X-37B FLARE: Last night, amateur astronomer Scott Ferguson witnessed an "X-37B flare." As the space plane glided across the night sky of Bradenton, Florida, "it brightened to be at least twice the brightness of Arcturus. I'd say it was about magnitude -0.8 at the peak of the flare," he reports. Sunlight must be occasionally glinting from a flat surface--perhaps the bottom or doors of the space plane's payload bay. Readers, turn your cell phone into a space plane tracker and be alert for flares.

SECRET SPACE PLANE: NASA's space shuttle program may be winding down, but the US Air Force's is just getting started. On April 22nd, the USAF launched an unmanned mini-shuttle from Cape Canaveral on a secret mission widely thought to involve reconnaissance. The X-37B can now be seen gliding through the night sky shining about as brightly as the stars of the Big Dipper. Last Sunday night, Gary O. photographed it streaking over the treetops of his home in Fort Davis, Texas:

"This was my first chance to photograph the X-37B," says Gary. "It was easy to see. I estimate its magnitude at about +2.8."

The whereabouts of the X-37B were unknown until May 20th when amateur satellite watchers Greg Roberts of Cape Town, South Africa, and Kevin Fetter of Brockville, Canada, independently spotted it. Another satellite sleuth, Ted Molczan of Toronto, Canada, combined their observations to determine the space plane's orbit. With this information in hand, Fetter was able to find the X-37B again the next night; here it is on May 21st passing the 3rd-magnitude star Sadalsuud in Aquarius.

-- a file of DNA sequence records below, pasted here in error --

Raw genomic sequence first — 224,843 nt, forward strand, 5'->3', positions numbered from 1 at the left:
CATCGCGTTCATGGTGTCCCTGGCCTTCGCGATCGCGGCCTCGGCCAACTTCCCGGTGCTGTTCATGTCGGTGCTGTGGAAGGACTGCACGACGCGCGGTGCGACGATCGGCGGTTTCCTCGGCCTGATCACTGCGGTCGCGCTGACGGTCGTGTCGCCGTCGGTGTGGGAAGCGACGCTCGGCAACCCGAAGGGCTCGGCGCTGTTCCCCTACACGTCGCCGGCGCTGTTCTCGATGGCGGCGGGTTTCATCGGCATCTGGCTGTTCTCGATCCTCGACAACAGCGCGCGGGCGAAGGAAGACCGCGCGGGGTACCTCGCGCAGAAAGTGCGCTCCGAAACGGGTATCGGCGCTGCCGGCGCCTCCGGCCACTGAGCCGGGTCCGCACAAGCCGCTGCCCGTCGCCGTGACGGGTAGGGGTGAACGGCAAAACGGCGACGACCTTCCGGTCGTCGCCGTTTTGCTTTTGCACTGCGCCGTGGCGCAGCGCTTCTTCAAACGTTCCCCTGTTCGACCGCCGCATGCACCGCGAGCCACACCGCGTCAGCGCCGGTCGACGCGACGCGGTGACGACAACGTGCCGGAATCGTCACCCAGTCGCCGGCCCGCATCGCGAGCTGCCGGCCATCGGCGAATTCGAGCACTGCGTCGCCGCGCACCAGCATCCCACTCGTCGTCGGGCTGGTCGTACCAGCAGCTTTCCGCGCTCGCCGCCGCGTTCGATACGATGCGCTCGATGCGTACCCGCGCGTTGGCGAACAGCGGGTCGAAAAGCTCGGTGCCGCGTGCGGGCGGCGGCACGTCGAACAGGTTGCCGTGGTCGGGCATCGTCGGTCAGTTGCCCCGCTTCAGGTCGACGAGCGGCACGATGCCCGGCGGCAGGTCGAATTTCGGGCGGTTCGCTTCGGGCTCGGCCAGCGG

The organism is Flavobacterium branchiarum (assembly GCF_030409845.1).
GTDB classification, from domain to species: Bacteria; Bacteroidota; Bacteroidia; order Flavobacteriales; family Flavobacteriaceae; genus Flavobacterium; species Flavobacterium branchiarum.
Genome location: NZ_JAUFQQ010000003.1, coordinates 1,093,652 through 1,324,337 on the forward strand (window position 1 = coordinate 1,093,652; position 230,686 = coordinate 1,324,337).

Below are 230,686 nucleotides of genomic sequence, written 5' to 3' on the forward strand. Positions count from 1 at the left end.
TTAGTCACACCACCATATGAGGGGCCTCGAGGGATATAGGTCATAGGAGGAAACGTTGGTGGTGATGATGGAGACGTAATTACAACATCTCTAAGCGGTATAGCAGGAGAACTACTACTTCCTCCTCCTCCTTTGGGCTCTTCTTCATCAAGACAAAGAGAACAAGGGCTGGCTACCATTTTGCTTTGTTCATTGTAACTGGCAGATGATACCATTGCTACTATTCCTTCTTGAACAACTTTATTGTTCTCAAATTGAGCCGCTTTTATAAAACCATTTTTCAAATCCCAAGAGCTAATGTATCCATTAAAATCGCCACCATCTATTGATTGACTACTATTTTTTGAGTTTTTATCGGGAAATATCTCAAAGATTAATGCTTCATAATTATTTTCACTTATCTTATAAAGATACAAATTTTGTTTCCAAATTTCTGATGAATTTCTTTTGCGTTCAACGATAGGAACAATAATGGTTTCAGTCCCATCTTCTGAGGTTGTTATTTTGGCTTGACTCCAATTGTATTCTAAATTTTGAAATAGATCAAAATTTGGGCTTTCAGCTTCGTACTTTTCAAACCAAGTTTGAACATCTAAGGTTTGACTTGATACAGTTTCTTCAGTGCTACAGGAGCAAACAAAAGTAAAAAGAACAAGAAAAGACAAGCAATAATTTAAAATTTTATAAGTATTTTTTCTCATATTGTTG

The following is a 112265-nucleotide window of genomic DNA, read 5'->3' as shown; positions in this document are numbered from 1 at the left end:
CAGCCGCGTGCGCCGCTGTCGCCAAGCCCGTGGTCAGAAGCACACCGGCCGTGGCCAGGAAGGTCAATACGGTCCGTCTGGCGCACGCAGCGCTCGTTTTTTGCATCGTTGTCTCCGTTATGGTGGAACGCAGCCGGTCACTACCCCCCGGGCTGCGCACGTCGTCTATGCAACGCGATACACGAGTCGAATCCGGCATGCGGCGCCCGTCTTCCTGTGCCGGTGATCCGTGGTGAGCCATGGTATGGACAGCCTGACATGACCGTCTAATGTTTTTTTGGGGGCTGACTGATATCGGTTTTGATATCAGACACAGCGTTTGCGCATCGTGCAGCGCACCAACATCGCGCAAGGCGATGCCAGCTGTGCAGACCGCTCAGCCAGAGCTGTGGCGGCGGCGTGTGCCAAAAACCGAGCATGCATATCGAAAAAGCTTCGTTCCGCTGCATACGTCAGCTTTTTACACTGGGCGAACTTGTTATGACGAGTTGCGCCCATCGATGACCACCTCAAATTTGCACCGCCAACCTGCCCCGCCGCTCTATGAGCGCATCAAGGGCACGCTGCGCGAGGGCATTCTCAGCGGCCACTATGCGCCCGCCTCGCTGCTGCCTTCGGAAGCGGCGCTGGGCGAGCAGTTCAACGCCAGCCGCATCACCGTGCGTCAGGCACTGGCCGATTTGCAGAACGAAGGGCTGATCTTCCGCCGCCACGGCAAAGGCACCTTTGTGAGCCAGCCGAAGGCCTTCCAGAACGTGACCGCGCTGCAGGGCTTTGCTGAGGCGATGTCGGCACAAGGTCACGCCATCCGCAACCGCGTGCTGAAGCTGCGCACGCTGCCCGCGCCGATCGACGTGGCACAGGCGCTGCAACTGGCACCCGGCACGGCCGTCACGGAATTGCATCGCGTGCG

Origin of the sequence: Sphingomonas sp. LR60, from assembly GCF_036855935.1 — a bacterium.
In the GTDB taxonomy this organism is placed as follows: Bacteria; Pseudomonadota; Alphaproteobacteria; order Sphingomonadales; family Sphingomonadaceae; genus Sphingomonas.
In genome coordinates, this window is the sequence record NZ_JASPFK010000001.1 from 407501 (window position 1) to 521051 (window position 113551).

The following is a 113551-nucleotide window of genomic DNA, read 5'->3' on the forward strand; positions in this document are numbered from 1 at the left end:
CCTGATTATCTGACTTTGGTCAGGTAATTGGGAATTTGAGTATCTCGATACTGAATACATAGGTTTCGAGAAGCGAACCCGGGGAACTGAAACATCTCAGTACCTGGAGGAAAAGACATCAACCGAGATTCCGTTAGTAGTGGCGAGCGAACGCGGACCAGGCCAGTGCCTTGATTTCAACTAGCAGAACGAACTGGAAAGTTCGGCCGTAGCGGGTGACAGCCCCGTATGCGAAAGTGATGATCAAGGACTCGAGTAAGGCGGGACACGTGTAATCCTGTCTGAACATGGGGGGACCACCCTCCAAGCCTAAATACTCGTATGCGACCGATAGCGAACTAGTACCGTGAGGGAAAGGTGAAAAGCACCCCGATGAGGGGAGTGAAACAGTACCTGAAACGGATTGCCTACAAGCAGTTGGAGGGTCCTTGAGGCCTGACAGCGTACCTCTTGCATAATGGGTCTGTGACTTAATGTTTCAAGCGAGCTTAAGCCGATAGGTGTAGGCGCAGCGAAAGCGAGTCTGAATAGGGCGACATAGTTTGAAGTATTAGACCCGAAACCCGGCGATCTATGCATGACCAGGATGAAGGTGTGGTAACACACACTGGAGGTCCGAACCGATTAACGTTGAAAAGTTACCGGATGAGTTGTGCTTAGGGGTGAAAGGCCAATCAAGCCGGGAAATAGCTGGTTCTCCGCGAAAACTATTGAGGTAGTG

Ready to see for yourself? You can turn your iPhone into a secret shuttle tracker, or check our Simple Satellite Tracker for X-37B flyby times. Readers who photograph the X-37B are invited to submit images here.

more images: from Brent of Orlando, Florida; from Scott Ferguson of Bradenton, Florida

Near-Earth Asteroids
Potentially Hazardous Asteroids (PHAs) are space rocks larger than approximately 100m that can come closer to Earth than 0.05 AU. None of the known PHAs is on a collision course with our planet, although astronomers are finding new ones all the time.
On May 27, 2010 there were 1127 potentially hazardous asteroids.
May 2010 Earth-asteroid encounters:
Miss Distance
2010 JR34
May 14
5.8 LD
12 m
2003 HR32
May 17
55.2 LD
1.0 km
2010 JN71
May 26
8.2 LD
245 m
Notes: LD means "Lunar Distance." 1 LD = 384,401 km, the distance between Earth and the Moon. 1 LD also equals 0.00256 AU. MAG is the visual magnitude of the asteroid on the date of closest approach.
Essential Links
NOAA Space Weather Prediction Center
  The official U.S. government space weather bureau
Atmospheric Optics
  The first place to look for information about sundogs, pillars, rainbows and related phenomena.
Solar and Heliospheric Observatory
  Realtime and archival images of the Sun from SOHO.
  3D views of the sun from NASA's Solar and Terrestrial Relations Observatory
Daily Sunspot Summaries
  from the NOAA Space Environment Center
Current Solar Images
  from the National Solar Data Analysis Center
Science Central
  more links...
©2008, -- This site is penned daily by Dr. Tony Phillips.